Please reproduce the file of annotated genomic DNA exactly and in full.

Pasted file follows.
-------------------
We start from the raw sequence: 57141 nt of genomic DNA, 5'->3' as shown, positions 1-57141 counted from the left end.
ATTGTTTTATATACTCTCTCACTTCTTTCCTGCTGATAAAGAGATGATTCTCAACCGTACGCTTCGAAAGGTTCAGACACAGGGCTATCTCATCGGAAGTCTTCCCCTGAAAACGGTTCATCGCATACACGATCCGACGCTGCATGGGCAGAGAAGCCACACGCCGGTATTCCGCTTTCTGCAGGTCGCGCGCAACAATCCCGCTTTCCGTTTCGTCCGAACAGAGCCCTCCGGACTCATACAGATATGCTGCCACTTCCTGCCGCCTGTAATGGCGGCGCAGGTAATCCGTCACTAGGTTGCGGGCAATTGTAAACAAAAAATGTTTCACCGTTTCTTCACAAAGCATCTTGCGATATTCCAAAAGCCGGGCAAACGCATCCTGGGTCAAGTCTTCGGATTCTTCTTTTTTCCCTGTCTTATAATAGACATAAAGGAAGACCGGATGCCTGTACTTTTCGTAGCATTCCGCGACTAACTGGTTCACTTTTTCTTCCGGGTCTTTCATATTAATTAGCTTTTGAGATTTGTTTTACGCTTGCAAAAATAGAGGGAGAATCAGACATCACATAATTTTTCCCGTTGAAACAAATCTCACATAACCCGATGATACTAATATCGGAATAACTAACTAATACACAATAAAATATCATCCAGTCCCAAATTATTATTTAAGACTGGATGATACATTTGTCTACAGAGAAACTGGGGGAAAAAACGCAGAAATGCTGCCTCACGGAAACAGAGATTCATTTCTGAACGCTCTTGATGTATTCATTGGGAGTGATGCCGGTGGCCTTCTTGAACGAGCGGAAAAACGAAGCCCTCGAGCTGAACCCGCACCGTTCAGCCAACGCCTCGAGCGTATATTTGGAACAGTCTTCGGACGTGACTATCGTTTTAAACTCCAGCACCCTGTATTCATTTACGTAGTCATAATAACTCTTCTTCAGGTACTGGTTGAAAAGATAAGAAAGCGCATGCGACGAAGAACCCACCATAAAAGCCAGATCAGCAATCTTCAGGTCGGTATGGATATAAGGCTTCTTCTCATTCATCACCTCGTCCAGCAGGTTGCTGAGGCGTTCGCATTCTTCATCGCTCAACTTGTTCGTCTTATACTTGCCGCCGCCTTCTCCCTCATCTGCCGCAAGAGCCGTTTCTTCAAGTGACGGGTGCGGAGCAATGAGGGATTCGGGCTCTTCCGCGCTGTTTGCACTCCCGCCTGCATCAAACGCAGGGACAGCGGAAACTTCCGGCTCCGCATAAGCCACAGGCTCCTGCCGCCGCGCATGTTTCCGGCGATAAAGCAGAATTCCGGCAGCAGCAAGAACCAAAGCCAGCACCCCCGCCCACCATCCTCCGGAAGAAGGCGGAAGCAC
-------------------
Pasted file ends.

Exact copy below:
We start from the raw sequence: 57141 nt of genomic DNA, 5'->3' as shown, positions 1-57141 counted from the left end.
ATTGTTTTATATACTCTCTCACTTCTTTCCTGCTGATAAAGAGATGATTCTCAACCGTACGCTTCGAAAGGTTCAGACACAGGGCTATCTCATCGGAAGTCTTCCCCTGAAAACGGTTCATCGCATACACGATCCGACGCTGCATGGGCAGAGAAGCCACACGCCGGTATTCCGCTTTCTGCAGGTCGCGCGCAACAATCCCGCTTTCCGTTTCGTCCGAACAGAGCCCTCCGGACTCATACAGATATGCTGCCACTTCCTGCCGCCTGTAATGGCGGCGCAGGTAATCCGTCACTAGGTTGCGGGCAATTGTAAACAAAAAATGTTTCACCGTTTCTTCACAAAGCATCTTGCGATATTCCAAAAGCCGGGCAAACGCATCCTGGGTCAAGTCTTCGGATTCTTCTTTTTTCCCTGTCTTATAATAGACATAAAGGAAGACCGGATGCCTGTACTTTTCGTAGCATTCCGCGACTAACTGGTTCACTTTTTCTTCCGGGTCTTTCATATTAATTAGCTTTTGAGATTTGTTTTACGCTTGCAAAAATAGAGGGAGAATCAGACATCACATAATTTTTCCCGTTGAAACAAATCTCACATAACCCGATGATACTAATATCGGAATAACTAACTAATACACAATAAAATATCATCCAGTCCCAAATTATTATTTAAGACTGGATGATACATTTGTCTACAGAGAAACTGGGGGAAAAAACGCAGAAATGCTGCCTCACGGAAACAGAGATTCATTTCTGAACGCTCTTGATGTATTCATTGGGAGTGATGCCGGTGGCCTTCTTGAACGAGCGGAAAAACGAAGCCCTCGAGCTGAACCCGCACCGTTCAGCCAACGCCTCGAGCGTATATTTGGAACAGTCTTCGGACGTGACTATCGTTTTAAACTCCAGCACCCTGTATTCATTTACGTAGTCATAATAACTCTTCTTCAGGTACTGGTTGAAAAGATAAGAAAGCGCATGCGACGAAGAACCCACCATAAAAGCCAGATCAGCAATCTTCAGGTCGGTATGGATATAAGGCTTCTTCTCATTCATCACCTCGTCCAGCAGGTTGCTGAGGCGTTCGCATTCTTCATCGCTCAACTTGTTCGTCTTATACTTGCCGCCGCCTTCTCCCTCATCTGCCGCAAGAGCCGTTTCTTCAAGTGACGGGTGCGGAGCAATGAGGGATTCGGGCTCTTCCGCGCTGTTTGCACTCCCGCCTGCATCAAACGCAGGGACAGCGGAAACTTCCGGCTCCGCATAAGCCACAGGCTCCTGCCGCCGCGCATGTTTCCGGCGATAAAGCAGAATTCCGGCAGCAGCAAGAACCAAAGCCAGCACCCCCGCCCACCATCCTCCGGAAGAAGGCGGAAGCAC